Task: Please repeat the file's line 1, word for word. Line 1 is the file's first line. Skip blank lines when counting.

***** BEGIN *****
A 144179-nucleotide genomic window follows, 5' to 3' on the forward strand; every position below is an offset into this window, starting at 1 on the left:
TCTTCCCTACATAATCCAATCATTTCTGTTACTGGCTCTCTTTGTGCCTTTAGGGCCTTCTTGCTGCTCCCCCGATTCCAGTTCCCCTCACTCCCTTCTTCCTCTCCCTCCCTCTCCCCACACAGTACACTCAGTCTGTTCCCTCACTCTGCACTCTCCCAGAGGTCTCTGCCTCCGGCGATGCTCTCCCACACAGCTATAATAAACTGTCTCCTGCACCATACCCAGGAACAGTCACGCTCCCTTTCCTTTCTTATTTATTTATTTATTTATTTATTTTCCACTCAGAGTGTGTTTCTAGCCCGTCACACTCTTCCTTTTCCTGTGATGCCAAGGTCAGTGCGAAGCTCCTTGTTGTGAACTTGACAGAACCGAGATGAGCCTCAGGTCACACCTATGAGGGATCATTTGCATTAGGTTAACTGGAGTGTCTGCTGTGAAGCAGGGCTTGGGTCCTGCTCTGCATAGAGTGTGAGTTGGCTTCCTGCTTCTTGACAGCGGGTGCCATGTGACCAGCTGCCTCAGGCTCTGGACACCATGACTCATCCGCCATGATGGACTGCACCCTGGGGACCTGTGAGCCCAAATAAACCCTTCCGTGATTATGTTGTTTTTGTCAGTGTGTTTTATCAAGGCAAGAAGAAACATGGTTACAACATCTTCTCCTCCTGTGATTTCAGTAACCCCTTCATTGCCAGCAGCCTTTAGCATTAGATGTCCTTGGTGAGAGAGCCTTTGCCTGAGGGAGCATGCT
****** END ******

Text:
A 144179-nucleotide genomic window follows, 5' to 3' on the forward strand; every position below is an offset into this window, starting at 1 on the left: